Portrait of a Lady on Fire (2019)

portrait of a lady on fire poster 2019 movie
9.5 Overall Score
Story: 9/10
Acting: 10/10
Visuals: 10/10

Great looking, great cast, complex story


Movie Info

Movie Name:  Portrait of a Lady on Fire

Studio:  Lilies Films/Arte France Cinema/Hold Up Films

Genre(s):  Drama/Romance

Release Date(s):  May 19, 2019 (Cannes)/September 18, 2019 (France)/February 14, 2020 (US)

MPAA Rating:  R

portrait of a lady on fire dress burning heloise adele haenel

Burn, baby, burn

Marianne (Noémie Merlant) is a young painter with a task.  She has been hired to paint the portrait of a young woman named Héloïse (Adèle Haenel) in preparation for marriage after the death of her sister.  Héloïse doesn’t want her portrait painted and has resisted all attempts for artists to do so.  Under the guise that she is a companion, Marianne is trying to study Héloïse and find a way to paint the woman she is…but something is growing inside both Héloïse and Marianne…and it is about to burn free.

Directed by Céline Sciamma, Portrait of a Lady on Fire (Portrait de la jeune fille en feu aka Portrait of a Young Lady on Fire) is a French period drama.  The film premiered at Cannes and received positive reviews.  The Criterion Collection released a version of the film in the collection (Criterion #1034).

A lot of people I know were big fans of Portrait of a Lady on Fire, and my attempts to watch it always fell through…as the library copy always seemed to be checked out.  Being loaned the Criterion Collection, I finally got to see the film…and it was a very good film.

portrait of a lady on fire heloise beach green dress adele haenel

Can’t get a more perfect shot than this…

The movie is a story about lonely people who finally find each other…but it also about independence.  Both Marianne and Héloïse want something different for their lives.  They both want their independence, but quickly find themselves in love because of their shared mentality.  Instead of being bitter about what occurred between them, there feels like a sense of power in a shared secret and moment that only they understand.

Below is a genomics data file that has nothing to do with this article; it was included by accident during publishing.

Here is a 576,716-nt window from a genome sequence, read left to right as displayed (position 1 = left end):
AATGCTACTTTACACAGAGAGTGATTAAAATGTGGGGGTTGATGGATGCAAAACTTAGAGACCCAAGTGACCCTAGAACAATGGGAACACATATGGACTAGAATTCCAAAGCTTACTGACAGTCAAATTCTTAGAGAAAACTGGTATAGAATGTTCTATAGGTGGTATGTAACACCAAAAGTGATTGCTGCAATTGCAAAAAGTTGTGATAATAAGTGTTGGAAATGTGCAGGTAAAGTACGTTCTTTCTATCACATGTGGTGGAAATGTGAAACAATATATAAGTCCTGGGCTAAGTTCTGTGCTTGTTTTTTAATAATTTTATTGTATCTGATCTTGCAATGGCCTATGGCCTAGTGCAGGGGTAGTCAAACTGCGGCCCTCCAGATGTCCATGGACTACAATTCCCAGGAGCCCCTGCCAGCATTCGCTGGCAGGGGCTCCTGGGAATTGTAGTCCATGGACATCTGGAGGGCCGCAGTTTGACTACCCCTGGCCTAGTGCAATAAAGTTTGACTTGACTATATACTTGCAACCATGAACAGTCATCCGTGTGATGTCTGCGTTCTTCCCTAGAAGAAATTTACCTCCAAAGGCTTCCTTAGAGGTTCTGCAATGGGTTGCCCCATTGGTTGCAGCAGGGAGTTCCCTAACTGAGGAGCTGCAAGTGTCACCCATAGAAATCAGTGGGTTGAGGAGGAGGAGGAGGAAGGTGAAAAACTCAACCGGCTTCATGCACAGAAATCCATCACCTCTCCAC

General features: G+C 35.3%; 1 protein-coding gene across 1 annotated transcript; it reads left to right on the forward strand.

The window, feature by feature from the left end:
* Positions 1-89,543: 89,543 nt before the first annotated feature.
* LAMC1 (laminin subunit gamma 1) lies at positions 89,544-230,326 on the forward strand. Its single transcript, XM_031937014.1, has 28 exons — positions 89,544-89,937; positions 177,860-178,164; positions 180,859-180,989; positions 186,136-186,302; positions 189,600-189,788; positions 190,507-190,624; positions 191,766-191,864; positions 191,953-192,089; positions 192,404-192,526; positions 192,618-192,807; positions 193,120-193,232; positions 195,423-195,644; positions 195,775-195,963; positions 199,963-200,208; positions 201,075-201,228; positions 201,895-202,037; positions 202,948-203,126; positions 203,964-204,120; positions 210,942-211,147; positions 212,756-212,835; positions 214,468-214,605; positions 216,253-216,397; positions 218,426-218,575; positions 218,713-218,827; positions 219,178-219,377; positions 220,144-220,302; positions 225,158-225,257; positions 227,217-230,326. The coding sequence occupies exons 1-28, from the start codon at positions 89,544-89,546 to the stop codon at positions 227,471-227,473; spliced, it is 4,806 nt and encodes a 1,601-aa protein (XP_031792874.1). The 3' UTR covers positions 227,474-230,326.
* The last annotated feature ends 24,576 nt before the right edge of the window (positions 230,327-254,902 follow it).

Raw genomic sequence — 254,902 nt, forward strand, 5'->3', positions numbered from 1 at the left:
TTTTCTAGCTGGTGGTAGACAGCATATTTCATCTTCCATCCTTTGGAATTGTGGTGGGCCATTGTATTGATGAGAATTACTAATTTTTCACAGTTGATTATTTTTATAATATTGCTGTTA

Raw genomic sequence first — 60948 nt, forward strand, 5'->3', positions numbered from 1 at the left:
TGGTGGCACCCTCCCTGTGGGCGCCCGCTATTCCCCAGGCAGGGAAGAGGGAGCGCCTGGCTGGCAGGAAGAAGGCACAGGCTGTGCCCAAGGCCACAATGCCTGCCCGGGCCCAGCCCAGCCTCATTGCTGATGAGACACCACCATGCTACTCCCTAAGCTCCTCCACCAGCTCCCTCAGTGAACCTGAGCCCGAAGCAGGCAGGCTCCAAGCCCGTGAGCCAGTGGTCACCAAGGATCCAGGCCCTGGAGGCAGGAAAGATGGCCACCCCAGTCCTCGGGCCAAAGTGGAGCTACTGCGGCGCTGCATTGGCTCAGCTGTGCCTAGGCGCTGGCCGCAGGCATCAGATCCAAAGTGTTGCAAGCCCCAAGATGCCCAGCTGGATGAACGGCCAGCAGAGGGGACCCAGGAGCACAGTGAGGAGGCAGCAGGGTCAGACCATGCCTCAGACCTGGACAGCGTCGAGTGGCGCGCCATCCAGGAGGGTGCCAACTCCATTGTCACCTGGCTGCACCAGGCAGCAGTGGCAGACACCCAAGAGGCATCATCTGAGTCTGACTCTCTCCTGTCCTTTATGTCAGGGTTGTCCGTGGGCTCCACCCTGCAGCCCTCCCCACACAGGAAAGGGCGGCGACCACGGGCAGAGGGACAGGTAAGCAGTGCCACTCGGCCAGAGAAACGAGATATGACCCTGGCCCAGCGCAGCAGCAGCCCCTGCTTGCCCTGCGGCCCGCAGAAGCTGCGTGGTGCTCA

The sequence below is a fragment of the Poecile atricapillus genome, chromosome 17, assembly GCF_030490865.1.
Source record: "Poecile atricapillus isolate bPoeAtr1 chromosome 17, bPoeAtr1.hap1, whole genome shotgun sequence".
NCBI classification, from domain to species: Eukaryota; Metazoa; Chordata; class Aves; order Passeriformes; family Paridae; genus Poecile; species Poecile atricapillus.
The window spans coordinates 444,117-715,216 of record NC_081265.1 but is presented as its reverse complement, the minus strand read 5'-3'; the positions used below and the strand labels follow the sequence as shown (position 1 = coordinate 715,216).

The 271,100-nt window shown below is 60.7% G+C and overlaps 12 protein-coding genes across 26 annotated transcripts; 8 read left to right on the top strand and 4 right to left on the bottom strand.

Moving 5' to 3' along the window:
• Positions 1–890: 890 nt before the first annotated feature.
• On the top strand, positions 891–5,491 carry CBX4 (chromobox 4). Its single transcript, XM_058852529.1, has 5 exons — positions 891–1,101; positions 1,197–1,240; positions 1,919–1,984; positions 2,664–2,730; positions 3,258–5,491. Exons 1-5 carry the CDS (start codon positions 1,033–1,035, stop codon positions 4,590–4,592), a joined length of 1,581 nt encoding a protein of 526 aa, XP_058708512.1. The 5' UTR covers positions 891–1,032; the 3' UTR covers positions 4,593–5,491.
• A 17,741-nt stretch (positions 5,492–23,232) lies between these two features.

The cast is fantastic.  It is a rare film with very few men (and no main characters who are men).  Noémie Merlant has the meatier role as more of the lead and outside observer.  She is studying and falling in love with the other character because she can’t capture her…there is also a hint that she might wish she didn’t have to choose between a career, love, and family.  Adèle Haenel is a bigger question who has motives which are less clear.  She’s in mourning and also mourning her freedom…she admires the freedom that Marianne has which makes her the observer as well.  Neither can have each other with the Orpheus story creating a parallel.  A third character played by Luàna Bajrami is an unmarried pregnant assistant a pregnant assistant trying to lose the baby she’s accidentally conceived…she’s both trapped and free.  She’s less defined, but an interesting piece of the painting.

portrait of a lady on fire marianne draws herself mirror combined woman noemie merlant adele haenel

Can you capture a moment?

The movie’s visuals are top notch.  The locations and the natural light of the film have a real feel.  The movie has a unique style that dips deep into the female gaze which involves the female projection of the story.  The way both women are portrayed on camera takes a very feminist approach which helps make the film stand out.

Portrait of a Lady on Fire feels very different than other films, though there are some similar feeling films/stories.  The movie has a similar look to The Piano which was also about broken people with a very female gaze, but there is also something very gothic and similar to Jane Eyre which features a woman in a strange situation.  The movie isn’t an easy movie, but it is an enjoyable movie that earns its honor with two unique leads a layer story that can be watched multiple times.

Author: JPRoscoe View all posts by
Follow me on Twitter/Instagram/Letterboxd @JPRoscoe76! Loves all things pop-culture especially if it has a bit of a counter-culture twist. Plays video games (basically from the start when a neighbor brought home an Atari 2600), comic loving (for almost 30 years), and a true critic of movies. Enjoys the art house but also isn't afraid to let in one or two popular movies at the same time.

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